Enduring Couples

One couple had grown up on adjoining farms. The other had met in school when she was in the 3rd grade and he was in the 1st. None ever had any other significant person in their lives; each couple had been together in marriage for over 50 years. Really, they had been together for their lifetimes.

In this world of divorce and disunion, it is hard to imagine such commitment, such simple and lasting love. I don’t even have the means to comprehend it: never to have had any doubt that you know who the right partner is, to grow up knowing that person will be with you throughout your entire life. It is a love that is the bedrock of what love is.

I have been privileged to meet such couples across Vermont over the years. They have not all been together for half a century nor grown up certain of the bound between them, but they have all made a go of marriage over the long haul, decades upon decades. Children raised, grandchildren loved, and then great-grandchildren added to that.

We have among us, in this time of such great turbulence, a source of greater stability and consistency. I refer to our parents, grandparents and neighbors. They have been through tougher times, endured greater sorrows, and remained steadfast in spite of more dire circumstances than we now face. Yet they have not only survived, they have prevailed. They have remained intact as couples.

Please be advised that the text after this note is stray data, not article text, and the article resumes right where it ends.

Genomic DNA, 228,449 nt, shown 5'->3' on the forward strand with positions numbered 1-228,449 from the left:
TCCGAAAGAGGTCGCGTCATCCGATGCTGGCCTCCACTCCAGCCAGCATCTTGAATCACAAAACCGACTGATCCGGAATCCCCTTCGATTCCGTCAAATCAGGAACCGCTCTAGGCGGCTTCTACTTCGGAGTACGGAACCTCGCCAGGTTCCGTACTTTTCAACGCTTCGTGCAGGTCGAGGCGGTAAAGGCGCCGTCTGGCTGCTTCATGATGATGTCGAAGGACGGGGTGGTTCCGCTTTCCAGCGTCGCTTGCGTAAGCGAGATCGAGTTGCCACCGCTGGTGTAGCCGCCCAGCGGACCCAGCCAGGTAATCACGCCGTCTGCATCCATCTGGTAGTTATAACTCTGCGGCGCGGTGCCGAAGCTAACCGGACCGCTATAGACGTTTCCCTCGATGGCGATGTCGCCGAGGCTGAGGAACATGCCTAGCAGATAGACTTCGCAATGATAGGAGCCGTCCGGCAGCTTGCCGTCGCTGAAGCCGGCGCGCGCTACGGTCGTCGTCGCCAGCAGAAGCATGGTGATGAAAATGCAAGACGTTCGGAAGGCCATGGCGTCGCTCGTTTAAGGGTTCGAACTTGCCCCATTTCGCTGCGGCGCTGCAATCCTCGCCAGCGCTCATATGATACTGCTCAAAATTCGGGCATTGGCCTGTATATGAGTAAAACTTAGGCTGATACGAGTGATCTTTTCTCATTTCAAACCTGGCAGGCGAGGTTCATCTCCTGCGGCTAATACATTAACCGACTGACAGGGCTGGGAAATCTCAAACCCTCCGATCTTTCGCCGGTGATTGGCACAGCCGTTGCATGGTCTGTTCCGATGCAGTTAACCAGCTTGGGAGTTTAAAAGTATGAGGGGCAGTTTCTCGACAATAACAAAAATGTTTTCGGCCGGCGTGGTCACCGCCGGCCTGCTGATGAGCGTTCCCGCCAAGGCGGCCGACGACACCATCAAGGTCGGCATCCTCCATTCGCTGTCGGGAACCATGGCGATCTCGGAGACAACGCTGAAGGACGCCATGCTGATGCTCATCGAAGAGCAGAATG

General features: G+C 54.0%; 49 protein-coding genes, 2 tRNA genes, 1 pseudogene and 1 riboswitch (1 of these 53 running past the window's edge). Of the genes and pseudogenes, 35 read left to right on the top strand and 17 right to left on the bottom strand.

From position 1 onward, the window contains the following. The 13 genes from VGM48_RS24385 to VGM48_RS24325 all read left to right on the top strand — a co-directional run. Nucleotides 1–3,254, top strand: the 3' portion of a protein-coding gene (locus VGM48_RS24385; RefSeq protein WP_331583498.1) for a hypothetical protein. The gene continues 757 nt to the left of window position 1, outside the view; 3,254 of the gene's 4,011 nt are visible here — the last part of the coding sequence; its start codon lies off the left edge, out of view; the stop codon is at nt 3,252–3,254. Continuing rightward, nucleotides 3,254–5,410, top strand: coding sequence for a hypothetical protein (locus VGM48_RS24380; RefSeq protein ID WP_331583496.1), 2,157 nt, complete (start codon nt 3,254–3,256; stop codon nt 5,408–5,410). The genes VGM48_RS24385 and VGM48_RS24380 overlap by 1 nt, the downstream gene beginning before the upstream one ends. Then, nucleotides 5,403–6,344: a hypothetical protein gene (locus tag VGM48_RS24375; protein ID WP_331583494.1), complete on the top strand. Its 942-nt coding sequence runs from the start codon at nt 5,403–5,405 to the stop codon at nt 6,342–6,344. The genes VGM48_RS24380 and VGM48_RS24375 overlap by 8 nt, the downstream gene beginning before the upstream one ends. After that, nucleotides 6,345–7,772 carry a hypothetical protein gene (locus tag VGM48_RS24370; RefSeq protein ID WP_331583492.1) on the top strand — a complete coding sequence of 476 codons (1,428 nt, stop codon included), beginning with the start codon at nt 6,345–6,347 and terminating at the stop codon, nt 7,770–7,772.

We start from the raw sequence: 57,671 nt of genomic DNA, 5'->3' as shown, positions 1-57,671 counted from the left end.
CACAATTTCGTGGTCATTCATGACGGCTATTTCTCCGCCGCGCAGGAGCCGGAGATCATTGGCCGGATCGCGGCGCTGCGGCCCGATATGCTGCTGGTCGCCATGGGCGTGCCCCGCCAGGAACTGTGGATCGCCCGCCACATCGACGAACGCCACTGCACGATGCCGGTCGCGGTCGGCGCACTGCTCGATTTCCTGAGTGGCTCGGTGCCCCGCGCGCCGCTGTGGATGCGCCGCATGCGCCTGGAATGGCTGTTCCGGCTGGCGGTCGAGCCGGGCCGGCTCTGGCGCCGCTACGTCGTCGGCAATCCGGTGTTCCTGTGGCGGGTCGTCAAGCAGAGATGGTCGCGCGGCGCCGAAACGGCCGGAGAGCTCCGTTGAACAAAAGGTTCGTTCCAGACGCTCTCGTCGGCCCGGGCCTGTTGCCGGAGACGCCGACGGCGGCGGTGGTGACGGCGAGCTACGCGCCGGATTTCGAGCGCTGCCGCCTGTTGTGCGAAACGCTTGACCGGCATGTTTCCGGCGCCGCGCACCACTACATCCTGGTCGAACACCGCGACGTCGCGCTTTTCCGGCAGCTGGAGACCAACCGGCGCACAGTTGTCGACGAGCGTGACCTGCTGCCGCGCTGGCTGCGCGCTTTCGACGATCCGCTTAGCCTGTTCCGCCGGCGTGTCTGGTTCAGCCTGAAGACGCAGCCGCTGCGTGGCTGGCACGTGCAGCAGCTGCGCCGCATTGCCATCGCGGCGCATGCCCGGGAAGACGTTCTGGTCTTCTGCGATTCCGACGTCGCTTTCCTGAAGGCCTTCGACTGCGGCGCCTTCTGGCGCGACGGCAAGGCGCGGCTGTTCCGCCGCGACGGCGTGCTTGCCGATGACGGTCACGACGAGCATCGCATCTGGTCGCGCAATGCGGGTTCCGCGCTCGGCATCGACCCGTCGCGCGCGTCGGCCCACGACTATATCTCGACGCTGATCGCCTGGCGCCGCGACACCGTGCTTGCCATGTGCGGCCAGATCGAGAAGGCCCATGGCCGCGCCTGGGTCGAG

Why do we not seek them out and ask their advice? How is it that we believe we are experiencing something new and different? What is it about today that makes us think it is more credible than yesterday? What makes us think things are more complicated than they ever were before?

When I visit with husbands and wives who have been together nearly as long, or longer, than I have been alive, I am stuck by how simple staying together seems to them. Succeeding in marriage is never a result of a choice of options; there never is or was any other option.

It is just the same for hanging onto their home, taking care of their kids and generally making their way through life. One did what must be done and did without whatever was not absolutely essential to that purpose. If one couldn’t afford a TV, one did without it. It was the same for new clothes, dinners out, new cars or anything else. What mattered was each other and family. It was that simple and they managed to make it work.

So, where am I going with this? I am not sure beyond the suggestion that the greatest resource we have to cope with the current crises is those individuals and couples who have managed the longest. By doing so, it is possible they have accomplished the most.

After all, Aging in Place doesn’t happen by accident.

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About the author

Scott Funk has specialized in Home Equity Conversion Mortgage reverse mortgages for over a decade. He is a recognized Aging in Place advocate in his home state of Vermont. His monthly newspaper column Aging in Place has run for 7 years in 24 papers around the state. Scott is brings a lighthearted approach to his talks on Boomers, retirement and aging on purpose.